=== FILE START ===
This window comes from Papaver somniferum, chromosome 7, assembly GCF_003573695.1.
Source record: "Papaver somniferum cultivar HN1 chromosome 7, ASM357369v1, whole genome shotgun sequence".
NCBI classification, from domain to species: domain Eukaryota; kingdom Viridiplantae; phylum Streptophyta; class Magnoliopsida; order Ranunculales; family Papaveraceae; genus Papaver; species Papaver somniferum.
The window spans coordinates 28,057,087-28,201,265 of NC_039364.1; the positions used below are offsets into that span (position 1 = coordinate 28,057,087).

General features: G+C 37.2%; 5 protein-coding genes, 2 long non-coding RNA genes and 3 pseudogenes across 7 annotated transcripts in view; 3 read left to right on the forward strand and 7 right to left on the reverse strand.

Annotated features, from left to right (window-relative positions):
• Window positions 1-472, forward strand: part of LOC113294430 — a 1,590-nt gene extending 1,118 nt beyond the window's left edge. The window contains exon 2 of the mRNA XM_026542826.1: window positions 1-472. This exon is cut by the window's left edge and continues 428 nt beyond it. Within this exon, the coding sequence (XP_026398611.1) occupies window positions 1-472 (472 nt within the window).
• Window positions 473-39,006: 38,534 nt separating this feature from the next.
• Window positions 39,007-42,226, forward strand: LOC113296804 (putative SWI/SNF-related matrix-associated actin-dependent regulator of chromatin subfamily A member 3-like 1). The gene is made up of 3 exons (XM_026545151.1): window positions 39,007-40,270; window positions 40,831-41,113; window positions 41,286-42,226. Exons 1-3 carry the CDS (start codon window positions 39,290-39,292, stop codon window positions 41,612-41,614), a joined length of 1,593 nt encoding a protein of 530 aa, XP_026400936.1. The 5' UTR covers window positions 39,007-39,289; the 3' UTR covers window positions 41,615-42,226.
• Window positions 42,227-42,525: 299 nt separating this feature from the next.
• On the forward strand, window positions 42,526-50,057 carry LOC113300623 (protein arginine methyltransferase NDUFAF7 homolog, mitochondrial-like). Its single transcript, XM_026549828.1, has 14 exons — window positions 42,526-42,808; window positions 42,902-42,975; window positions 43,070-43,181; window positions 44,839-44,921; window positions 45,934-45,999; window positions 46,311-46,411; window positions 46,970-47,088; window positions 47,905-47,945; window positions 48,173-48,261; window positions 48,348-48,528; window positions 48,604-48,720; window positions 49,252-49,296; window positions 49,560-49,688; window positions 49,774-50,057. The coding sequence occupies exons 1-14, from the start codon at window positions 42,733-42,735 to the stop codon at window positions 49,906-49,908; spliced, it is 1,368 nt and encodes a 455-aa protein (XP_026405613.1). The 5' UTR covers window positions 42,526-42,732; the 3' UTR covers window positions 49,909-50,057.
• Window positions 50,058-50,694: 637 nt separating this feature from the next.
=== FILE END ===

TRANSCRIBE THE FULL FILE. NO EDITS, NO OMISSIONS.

This window comes from Papaver somniferum, chromosome 7, assembly GCF_003573695.1.
Source record: "Papaver somniferum cultivar HN1 chromosome 7, ASM357369v1, whole genome shotgun sequence".
NCBI classification, from domain to species: domain Eukaryota; kingdom Viridiplantae; phylum Streptophyta; class Magnoliopsida; order Ranunculales; family Papaveraceae; genus Papaver; species Papaver somniferum.
The window spans coordinates 28,057,087-28,201,265 of NC_039364.1; the positions used below are offsets into that span (position 1 = coordinate 28,057,087).

General features: G+C 37.2%; 5 protein-coding genes, 2 long non-coding RNA genes and 3 pseudogenes across 7 annotated transcripts in view; 3 read left to right on the forward strand and 7 right to left on the reverse strand.

Annotated features, from left to right (window-relative positions):
• Window positions 1-472, forward strand: part of LOC113294430 — a 1,590-nt gene extending 1,118 nt beyond the window's left edge. The window contains exon 2 of the mRNA XM_026542826.1: window positions 1-472. This exon is cut by the window's left edge and continues 428 nt beyond it. Within this exon, the coding sequence (XP_026398611.1) occupies window positions 1-472 (472 nt within the window).
• Window positions 473-39,006: 38,534 nt separating this feature from the next.
• Window positions 39,007-42,226, forward strand: LOC113296804 (putative SWI/SNF-related matrix-associated actin-dependent regulator of chromatin subfamily A member 3-like 1). The gene is made up of 3 exons (XM_026545151.1): window positions 39,007-40,270; window positions 40,831-41,113; window positions 41,286-42,226. Exons 1-3 carry the CDS (start codon window positions 39,290-39,292, stop codon window positions 41,612-41,614), a joined length of 1,593 nt encoding a protein of 530 aa, XP_026400936.1. The 5' UTR covers window positions 39,007-39,289; the 3' UTR covers window positions 41,615-42,226.
• Window positions 42,227-42,525: 299 nt separating this feature from the next.
• On the forward strand, window positions 42,526-50,057 carry LOC113300623 (protein arginine methyltransferase NDUFAF7 homolog, mitochondrial-like). Its single transcript, XM_026549828.1, has 14 exons — window positions 42,526-42,808; window positions 42,902-42,975; window positions 43,070-43,181; window positions 44,839-44,921; window positions 45,934-45,999; window positions 46,311-46,411; window positions 46,970-47,088; window positions 47,905-47,945; window positions 48,173-48,261; window positions 48,348-48,528; window positions 48,604-48,720; window positions 49,252-49,296; window positions 49,560-49,688; window positions 49,774-50,057. The coding sequence occupies exons 1-14, from the start codon at window positions 42,733-42,735 to the stop codon at window positions 49,906-49,908; spliced, it is 1,368 nt and encodes a 455-aa protein (XP_026405613.1). The 5' UTR covers window positions 42,526-42,732; the 3' UTR covers window positions 49,909-50,057.
• Window positions 50,058-50,694: 637 nt separating this feature from the next.